[cgl_discussion] [Timers evaluation/Validation] Notes from Ti mers eval team meetin g

Craig Thomas craiger at osdl.org
Wed Jan 22 14:33:51 PST 2003

I was thinking on a much smaller granularity than NTP.  If we need to
measure milliseconds or microseconds, NTP may not be the best way.
I am unfamiliar with what can be done, so I don't know the answer here.

I was just thinking out loud...

On Wed, 2003-01-22 at 13:50, Fleischer, Julie N wrote:
> > Craig Thomas wrote:
> > I don't mean to make a joke of this (I am really serious), but how do
> > you time a timer?  This will be a hard problem to solve.  Trying to
> > determine if timers respond in an acceptable fashion under 
> > heavy stress
> > would mean that you need to make sure that they keep their time.  But
> > how to you measure how they keep their time?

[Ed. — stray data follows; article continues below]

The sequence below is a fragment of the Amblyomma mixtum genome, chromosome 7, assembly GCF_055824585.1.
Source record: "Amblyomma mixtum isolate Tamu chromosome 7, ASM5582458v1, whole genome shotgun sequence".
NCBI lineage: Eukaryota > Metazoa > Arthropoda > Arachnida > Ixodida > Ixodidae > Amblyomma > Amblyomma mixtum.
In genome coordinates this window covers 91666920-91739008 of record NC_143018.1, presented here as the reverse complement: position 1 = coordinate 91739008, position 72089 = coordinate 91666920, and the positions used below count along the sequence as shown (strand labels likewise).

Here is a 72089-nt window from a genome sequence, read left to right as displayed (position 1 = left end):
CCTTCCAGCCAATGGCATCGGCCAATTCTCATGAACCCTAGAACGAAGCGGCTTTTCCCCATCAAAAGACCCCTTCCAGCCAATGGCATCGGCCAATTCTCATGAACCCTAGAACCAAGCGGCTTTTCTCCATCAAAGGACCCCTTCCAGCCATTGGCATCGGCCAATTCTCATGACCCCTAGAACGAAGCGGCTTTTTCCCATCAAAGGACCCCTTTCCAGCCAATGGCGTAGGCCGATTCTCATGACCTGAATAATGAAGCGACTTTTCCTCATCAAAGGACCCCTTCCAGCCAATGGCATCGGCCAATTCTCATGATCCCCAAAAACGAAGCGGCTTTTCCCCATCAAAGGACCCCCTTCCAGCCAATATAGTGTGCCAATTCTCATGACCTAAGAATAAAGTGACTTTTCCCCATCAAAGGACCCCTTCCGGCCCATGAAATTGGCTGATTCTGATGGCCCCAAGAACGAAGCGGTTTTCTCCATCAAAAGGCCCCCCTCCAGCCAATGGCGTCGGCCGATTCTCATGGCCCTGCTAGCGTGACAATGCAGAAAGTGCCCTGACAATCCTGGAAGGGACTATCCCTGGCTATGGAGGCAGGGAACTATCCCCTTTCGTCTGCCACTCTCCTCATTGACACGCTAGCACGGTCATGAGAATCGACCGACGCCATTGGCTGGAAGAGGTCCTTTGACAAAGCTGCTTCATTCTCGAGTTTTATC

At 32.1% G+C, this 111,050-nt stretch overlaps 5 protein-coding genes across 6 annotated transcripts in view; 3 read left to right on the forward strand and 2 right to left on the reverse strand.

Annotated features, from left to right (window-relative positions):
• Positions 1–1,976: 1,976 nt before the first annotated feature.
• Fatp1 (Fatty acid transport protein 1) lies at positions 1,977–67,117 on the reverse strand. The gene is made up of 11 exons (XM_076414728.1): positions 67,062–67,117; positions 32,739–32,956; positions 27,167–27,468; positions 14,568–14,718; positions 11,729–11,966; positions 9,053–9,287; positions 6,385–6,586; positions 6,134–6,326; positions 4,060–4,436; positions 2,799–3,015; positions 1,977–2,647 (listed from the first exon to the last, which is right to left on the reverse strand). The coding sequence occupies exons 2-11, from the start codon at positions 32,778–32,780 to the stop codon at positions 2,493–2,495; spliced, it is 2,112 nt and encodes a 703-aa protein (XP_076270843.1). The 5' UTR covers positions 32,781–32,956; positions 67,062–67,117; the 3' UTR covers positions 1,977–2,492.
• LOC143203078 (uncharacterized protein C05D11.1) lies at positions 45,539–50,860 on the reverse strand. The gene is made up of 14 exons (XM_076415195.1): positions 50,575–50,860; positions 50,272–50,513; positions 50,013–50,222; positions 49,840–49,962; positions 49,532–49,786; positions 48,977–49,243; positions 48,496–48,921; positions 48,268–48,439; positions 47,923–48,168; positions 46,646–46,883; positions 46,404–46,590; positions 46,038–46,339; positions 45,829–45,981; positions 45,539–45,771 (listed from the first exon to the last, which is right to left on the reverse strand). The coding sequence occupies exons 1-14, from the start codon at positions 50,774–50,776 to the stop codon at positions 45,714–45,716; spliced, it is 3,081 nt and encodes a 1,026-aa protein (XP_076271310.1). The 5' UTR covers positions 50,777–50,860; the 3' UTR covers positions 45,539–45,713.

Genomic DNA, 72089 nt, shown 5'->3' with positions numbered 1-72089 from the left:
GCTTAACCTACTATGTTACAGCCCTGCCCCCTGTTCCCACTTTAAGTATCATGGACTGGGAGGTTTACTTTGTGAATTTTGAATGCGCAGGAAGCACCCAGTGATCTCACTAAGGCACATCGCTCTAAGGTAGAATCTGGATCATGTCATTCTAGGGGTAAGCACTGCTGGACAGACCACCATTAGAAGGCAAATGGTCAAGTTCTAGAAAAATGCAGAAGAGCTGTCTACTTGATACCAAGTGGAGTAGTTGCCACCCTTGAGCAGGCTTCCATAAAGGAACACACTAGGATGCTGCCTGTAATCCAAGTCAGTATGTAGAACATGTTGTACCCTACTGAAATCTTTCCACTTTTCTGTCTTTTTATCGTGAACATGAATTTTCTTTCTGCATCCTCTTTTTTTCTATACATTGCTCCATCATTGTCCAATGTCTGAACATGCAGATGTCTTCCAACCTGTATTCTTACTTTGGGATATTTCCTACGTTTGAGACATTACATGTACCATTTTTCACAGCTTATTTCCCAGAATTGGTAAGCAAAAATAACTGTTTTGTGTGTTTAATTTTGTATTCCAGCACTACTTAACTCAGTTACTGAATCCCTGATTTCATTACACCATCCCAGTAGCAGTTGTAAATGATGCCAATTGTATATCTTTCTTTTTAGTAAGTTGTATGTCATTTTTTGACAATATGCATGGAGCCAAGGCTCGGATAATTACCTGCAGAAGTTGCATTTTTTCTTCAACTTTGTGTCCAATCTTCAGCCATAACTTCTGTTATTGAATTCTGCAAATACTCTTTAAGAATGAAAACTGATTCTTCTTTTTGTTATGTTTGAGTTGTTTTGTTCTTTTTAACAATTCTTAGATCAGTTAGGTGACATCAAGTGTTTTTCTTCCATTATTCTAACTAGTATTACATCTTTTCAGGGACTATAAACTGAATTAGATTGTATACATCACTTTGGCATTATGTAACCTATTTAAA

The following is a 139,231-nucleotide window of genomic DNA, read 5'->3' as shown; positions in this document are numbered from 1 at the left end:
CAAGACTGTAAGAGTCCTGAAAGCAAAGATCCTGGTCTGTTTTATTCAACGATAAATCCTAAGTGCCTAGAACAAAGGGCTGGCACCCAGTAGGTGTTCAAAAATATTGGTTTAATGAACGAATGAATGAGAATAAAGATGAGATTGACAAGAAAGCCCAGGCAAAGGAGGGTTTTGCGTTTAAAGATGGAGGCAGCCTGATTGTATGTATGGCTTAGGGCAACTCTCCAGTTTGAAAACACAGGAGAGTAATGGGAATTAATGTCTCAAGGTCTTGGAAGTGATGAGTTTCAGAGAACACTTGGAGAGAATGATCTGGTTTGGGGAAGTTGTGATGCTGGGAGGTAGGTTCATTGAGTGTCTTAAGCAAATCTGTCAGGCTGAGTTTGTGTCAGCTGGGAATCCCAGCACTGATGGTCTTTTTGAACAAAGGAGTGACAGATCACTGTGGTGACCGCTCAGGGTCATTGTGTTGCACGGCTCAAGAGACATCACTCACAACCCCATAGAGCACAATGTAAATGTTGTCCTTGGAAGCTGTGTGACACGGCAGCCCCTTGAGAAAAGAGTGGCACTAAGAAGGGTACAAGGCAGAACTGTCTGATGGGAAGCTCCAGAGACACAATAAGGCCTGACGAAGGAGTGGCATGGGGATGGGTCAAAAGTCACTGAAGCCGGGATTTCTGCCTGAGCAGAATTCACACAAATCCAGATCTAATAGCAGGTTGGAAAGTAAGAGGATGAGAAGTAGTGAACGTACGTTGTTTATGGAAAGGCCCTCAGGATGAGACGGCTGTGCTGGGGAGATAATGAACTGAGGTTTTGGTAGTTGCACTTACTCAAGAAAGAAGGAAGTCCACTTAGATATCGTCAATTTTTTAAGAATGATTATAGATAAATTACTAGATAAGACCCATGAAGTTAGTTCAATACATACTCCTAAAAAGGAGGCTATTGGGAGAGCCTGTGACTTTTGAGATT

> > 
> > With another set of (non posix) timers, perhaps?
> It's good that you bring this up.  My logic was (and feel free to point out
> holes as some of it was just assumptions I didn't think about questioning
> yet):
> - For timers, they need to function relative to a clock.  Even if the clock
> is off, if the timer expires at the correct time relative to that clock, I
> would consider that correct behavior.  So, I can "time a timer" with the
> clock used for the timer.
> - For clocks, we'll have to use an external known-good clock somehow (Like
> maybe run clock tests and compare time via NTP.).
> - Julie
> **These views are not necessarily those of my employer.**
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Craig Thomas <craiger at osdl.org>

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